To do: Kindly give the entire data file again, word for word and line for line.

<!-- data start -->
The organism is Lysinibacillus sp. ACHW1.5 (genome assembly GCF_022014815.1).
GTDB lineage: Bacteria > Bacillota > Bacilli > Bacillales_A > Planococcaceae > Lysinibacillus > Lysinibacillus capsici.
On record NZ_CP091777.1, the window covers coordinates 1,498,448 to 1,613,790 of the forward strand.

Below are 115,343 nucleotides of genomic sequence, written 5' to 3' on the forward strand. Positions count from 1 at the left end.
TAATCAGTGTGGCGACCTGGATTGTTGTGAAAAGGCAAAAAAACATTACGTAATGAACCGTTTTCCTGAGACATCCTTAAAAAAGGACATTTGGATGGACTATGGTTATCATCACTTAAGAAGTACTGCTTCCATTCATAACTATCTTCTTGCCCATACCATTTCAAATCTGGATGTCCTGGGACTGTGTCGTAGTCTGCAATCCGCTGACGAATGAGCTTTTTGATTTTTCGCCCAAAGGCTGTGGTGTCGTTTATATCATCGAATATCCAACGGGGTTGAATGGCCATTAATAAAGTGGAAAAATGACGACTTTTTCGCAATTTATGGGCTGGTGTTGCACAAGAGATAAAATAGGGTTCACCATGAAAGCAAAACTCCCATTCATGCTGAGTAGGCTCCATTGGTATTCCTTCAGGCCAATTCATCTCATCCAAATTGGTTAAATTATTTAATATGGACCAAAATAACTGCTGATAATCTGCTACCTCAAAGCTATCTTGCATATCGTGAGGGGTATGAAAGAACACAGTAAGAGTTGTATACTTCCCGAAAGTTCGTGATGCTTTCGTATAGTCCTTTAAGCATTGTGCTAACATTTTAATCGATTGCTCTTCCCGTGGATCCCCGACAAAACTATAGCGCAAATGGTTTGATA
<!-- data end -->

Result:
The organism is Lysinibacillus sp. ACHW1.5 (genome assembly GCF_022014815.1).
GTDB lineage: Bacteria > Bacillota > Bacilli > Bacillales_A > Planococcaceae > Lysinibacillus > Lysinibacillus capsici.
On record NZ_CP091777.1, the window covers coordinates 1,498,448 to 1,613,790 of the forward strand.

Below are 115,343 nucleotides of genomic sequence, written 5' to 3' on the forward strand. Positions count from 1 at the left end.
TAATCAGTGTGGCGACCTGGATTGTTGTGAAAAGGCAAAAAAACATTACGTAATGAACCGTTTTCCTGAGACATCCTTAAAAAAGGACATTTGGATGGACTATGGTTATCATCACTTAAGAAGTACTGCTTCCATTCATAACTATCTTCTTGCCCATACCATTTCAAATCTGGATGTCCTGGGACTGTGTCGTAGTCTGCAATCCGCTGACGAATGAGCTTTTTGATTTTTCGCCCAAAGGCTGTGGTGTCGTTTATATCATCGAATATCCAACGGGGTTGAATGGCCATTAATAAAGTGGAAAAATGACGACTTTTTCGCAATTTATGGGCTGGTGTTGCACAAGAGATAAAATAGGGTTCACCATGAAAGCAAAACTCCCATTCATGCTGAGTAGGCTCCATTGGTATTCCTTCAGGCCAATTCATCTCATCCAAATTGGTTAAATTATTTAATATGGACCAAAATAACTGCTGATAATCTGCTACCTCAAAGCTATCTTGCATATCGTGAGGGGTATGAAAGAACACAGTAAGAGTTGTATACTTCCCGAAAGTTCGTGATGCTTTCGTATAGTCCTTTAAGCATTGTGCTAACATTTTAATCGATTGCTCTTCCCGTGGATCCCCGACAAAACTATAGCGCAAATGGTTTGATA